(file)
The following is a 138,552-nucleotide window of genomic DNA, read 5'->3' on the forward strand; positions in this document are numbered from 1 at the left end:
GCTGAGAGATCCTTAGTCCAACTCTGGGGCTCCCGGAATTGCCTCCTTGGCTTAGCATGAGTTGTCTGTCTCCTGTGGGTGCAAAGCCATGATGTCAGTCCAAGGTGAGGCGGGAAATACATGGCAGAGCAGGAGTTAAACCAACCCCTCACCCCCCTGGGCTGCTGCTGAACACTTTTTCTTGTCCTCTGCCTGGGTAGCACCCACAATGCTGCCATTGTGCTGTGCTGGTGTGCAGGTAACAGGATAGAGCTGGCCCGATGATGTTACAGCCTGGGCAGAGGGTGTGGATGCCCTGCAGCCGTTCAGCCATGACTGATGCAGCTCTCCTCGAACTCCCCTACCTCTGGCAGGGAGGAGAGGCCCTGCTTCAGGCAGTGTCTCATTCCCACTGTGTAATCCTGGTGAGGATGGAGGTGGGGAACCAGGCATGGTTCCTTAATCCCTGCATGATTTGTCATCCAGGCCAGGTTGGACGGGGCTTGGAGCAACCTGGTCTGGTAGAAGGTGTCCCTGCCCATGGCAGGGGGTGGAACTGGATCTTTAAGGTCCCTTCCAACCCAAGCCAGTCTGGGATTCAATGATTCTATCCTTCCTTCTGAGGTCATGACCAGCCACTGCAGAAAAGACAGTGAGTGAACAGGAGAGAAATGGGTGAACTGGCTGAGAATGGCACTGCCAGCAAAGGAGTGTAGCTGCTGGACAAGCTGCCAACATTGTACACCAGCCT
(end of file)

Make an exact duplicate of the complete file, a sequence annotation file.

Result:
The following is a 138,552-nucleotide window of genomic DNA, read 5'->3' on the forward strand; positions in this document are numbered from 1 at the left end:
GCTGAGAGATCCTTAGTCCAACTCTGGGGCTCCCGGAATTGCCTCCTTGGCTTAGCATGAGTTGTCTGTCTCCTGTGGGTGCAAAGCCATGATGTCAGTCCAAGGTGAGGCGGGAAATACATGGCAGAGCAGGAGTTAAACCAACCCCTCACCCCCCTGGGCTGCTGCTGAACACTTTTTCTTGTCCTCTGCCTGGGTAGCACCCACAATGCTGCCATTGTGCTGTGCTGGTGTGCAGGTAACAGGATAGAGCTGGCCCGATGATGTTACAGCCTGGGCAGAGGGTGTGGATGCCCTGCAGCCGTTCAGCCATGACTGATGCAGCTCTCCTCGAACTCCCCTACCTCTGGCAGGGAGGAGAGGCCCTGCTTCAGGCAGTGTCTCATTCCCACTGTGTAATCCTGGTGAGGATGGAGGTGGGGAACCAGGCATGGTTCCTTAATCCCTGCATGATTTGTCATCCAGGCCAGGTTGGACGGGGCTTGGAGCAACCTGGTCTGGTAGAAGGTGTCCCTGCCCATGGCAGGGGGTGGAACTGGATCTTTAAGGTCCCTTCCAACCCAAGCCAGTCTGGGATTCAATGATTCTATCCTTCCTTCTGAGGTCATGACCAGCCACTGCAGAAAAGACAGTGAGTGAACAGGAGAGAAATGGGTGAACTGGCTGAGAATGGCACTGCCAGCAAAGGAGTGTAGCTGCTGGACAAGCTGCCAACATTGTACACCAGCCT